Eryk Anders wanted to fight. Simple as that.
Anders, a former University of Alabama linebacker and current UFC fighter has never competed in a kickboxing tournament. If things would have worked out, his first one would have been a doozy.
As of the first day of the kickboxing competition, which was Wednesday, Anders was on the schedule to compete in The World Games kickboxing +91kg division, which is the heaviest weight. His route to that point was hardly traditional. One of the heavyweight fighters from another country was unable to reach the United States because of travel issues. Anders lives in the Birmingham metro area and trains at Spartan Fitness in Homewood. He was asked by some kickboxing leaders if he was interested in competing, so the eight-man bracket could be filled.
It didn’t take him long to answer.
“I felt confident going in, especially at heavyweight,” Anders said. “They are not the most skilled or agile or technical. Some of those smaller guys, I was watching them and was like ‘Oh (no).’ Heavyweights, I was like, 'I can hang with these guys.' I wasn’t sure about the point system, how points were scored and stuff. I’m not sure if I would have won but I’m more than positive I can compete with those guys.”
He actually pulled out of the field the night before, even though the schedule didn’t indicate it.
“My manager called me and said the UFC is not going to like that,” Anders said. “(He said) it would be a breach of contract, if you do it you’re going to get cut. Instead of doing something for free and losing out on pretty good money fighting for the UFC, I had to forego it and keep my job.”
Azerbaijan competitor Bahram Rajabzadeh, who was scheduled to be Anders’ opponent on opening day, won the gold medal on Thursday.
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There was a time when fighting – at least fighting to make a living – was far from Anders’ mind. The San Antonio native chased an NFL opportunity after helping Alabama win a national championship in 2010. When that didn’t work out, he turned his car back toward where he spent his college days.
“I came back to Tuscaloosa where I thought there’d be a nice, cush office job waiting for me,” Anders said. “It was far from what actually happened.”
What happened was he fell into the worst time of his life. He said he abused drugs and alcohol. He was homeless at times and lived in hotels at other points. He chased fights in the streets and the bars. He basically was on the path to destroying himself.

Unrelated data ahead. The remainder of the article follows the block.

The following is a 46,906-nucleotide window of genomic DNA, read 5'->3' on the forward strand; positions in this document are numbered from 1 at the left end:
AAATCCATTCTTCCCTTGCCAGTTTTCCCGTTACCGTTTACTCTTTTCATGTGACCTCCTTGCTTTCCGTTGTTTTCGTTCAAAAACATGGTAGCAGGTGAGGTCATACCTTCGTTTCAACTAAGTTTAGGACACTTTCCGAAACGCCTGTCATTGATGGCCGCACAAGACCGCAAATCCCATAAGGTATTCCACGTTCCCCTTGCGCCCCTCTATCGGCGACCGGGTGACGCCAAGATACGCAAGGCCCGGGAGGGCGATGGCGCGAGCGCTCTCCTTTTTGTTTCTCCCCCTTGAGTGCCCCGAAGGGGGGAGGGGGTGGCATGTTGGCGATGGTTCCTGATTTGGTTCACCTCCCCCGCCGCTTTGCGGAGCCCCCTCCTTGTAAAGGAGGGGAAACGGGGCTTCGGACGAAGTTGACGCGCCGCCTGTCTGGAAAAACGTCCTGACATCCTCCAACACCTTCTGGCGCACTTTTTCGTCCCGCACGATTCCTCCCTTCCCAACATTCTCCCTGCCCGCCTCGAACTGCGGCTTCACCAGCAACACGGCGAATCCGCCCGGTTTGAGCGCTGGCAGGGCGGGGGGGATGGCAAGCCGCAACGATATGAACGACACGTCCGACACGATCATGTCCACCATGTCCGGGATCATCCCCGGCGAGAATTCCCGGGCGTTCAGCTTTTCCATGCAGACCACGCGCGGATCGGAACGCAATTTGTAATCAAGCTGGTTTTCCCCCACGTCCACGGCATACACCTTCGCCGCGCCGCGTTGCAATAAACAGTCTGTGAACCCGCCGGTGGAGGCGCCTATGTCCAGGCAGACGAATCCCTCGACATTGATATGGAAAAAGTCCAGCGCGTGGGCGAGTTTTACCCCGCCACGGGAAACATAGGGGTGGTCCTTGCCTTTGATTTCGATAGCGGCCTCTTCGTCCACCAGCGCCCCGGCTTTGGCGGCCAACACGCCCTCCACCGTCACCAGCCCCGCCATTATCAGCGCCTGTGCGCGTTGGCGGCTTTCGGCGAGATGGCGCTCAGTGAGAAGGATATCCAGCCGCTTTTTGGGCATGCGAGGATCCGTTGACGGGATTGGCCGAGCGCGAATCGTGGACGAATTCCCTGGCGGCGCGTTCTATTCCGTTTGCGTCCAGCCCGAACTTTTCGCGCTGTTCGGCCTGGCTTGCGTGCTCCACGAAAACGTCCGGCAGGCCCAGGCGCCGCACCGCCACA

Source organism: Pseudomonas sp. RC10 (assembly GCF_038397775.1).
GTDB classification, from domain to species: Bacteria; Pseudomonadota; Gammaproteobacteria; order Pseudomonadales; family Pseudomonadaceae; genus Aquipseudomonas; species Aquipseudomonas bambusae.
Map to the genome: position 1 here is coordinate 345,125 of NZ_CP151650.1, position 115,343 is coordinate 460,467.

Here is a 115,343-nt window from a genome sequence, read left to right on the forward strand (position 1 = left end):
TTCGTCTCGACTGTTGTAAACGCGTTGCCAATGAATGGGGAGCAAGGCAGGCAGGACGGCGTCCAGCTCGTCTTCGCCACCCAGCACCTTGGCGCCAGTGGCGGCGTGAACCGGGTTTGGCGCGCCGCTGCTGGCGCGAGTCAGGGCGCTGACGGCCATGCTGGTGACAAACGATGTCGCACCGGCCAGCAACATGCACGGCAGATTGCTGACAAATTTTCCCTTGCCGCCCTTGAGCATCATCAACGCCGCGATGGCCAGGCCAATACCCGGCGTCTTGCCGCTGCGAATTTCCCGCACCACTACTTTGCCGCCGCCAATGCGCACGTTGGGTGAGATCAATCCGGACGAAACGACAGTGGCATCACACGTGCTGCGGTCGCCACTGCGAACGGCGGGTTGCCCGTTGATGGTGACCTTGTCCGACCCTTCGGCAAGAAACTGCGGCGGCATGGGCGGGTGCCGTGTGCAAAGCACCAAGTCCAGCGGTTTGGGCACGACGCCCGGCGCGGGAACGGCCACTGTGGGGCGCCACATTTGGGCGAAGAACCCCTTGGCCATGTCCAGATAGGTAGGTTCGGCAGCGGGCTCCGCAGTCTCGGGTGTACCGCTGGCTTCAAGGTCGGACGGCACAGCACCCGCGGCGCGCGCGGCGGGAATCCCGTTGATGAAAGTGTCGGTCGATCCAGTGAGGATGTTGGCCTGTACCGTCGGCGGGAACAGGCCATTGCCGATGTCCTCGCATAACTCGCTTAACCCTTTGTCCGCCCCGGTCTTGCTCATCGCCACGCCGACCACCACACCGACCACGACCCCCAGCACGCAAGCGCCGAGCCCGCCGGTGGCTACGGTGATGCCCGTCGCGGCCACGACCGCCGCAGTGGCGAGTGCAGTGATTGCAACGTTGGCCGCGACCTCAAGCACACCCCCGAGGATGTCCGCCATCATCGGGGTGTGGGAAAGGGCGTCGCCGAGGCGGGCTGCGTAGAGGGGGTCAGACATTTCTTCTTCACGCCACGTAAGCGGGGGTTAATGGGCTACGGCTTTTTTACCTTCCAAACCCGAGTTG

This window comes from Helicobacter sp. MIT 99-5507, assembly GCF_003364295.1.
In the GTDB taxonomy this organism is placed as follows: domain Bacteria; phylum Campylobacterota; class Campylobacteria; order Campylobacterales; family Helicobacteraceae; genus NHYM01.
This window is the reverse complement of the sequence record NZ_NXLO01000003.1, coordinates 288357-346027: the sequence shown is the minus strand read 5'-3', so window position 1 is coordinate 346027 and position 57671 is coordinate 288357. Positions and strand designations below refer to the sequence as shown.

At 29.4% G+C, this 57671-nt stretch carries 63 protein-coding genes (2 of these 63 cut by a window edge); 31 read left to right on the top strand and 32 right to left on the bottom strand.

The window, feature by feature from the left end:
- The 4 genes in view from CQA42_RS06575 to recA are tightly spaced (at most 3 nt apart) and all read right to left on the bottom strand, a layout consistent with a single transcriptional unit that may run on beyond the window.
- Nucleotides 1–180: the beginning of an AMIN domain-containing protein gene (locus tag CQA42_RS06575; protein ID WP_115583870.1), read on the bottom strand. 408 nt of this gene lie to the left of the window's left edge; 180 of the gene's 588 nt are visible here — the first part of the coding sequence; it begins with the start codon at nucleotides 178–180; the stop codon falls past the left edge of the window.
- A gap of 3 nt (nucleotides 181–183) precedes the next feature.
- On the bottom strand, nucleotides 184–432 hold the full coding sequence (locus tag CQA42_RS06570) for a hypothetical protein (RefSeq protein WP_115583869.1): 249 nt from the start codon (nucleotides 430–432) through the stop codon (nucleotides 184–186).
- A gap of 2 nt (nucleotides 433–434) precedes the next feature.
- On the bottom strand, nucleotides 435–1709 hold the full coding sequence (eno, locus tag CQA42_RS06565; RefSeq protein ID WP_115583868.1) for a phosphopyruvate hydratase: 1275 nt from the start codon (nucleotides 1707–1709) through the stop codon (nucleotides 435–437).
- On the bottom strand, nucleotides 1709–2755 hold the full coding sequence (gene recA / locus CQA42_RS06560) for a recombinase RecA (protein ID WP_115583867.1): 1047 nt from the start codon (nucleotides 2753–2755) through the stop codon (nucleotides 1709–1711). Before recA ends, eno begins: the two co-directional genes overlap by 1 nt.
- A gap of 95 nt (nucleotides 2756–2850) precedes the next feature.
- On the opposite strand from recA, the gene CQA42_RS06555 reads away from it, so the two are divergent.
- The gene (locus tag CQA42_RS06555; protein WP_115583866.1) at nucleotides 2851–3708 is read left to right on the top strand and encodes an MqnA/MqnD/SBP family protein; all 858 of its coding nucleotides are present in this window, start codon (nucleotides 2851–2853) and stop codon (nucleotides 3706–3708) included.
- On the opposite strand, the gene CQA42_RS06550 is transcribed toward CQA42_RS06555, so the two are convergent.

“I had a moment of clarity one day and figured it’s not going to end well for me,” Anders said. “I’d end up getting shot, seriously hurt, in jail or whatever. I just wanted the blow off some steam, went to a gym and [started] training, that was it from there.”
He went to a local Tuscaloosa gym to “blow off some steam,” and a future was born.
After training in Tuscaloosa for a short while, he moved to Birmingham. He then went to Huntsville before coming back to Birmingham and joining the Spartan Fitness family.
He steadily built himself into a solid professional fighter and has been a solid citizen. Anders is 14-7 as a professional fighter and 6-7 in the UFC. Four of those losses were split decisions.
“I’m definitely in the twilight of my career,” said the 35-year-old Anders. “I’m planning to keep fighting until they cut me. Once they cut me, I’ll be done.”
Anders has two fights remaining on his most recent four-fight deal. He doesn’t have a scheduled fight, at this point, but is ready to get back in the octagon to earn more money to support his family. Winning those fights could earn him another four-fight contract.
“One or two mistakes and I could be right back in that (bad) situation,” Anders said. “I try to live my life right. I stay inside, stay at the house, avoid trouble, keep working and try to make more money so once I am done with the UFC, I will have invested my money and be able to live off that. I’ll still be able to train, do ju-jitsu and stuff like that.”
At that point, maybe he could even chase a gold medal.
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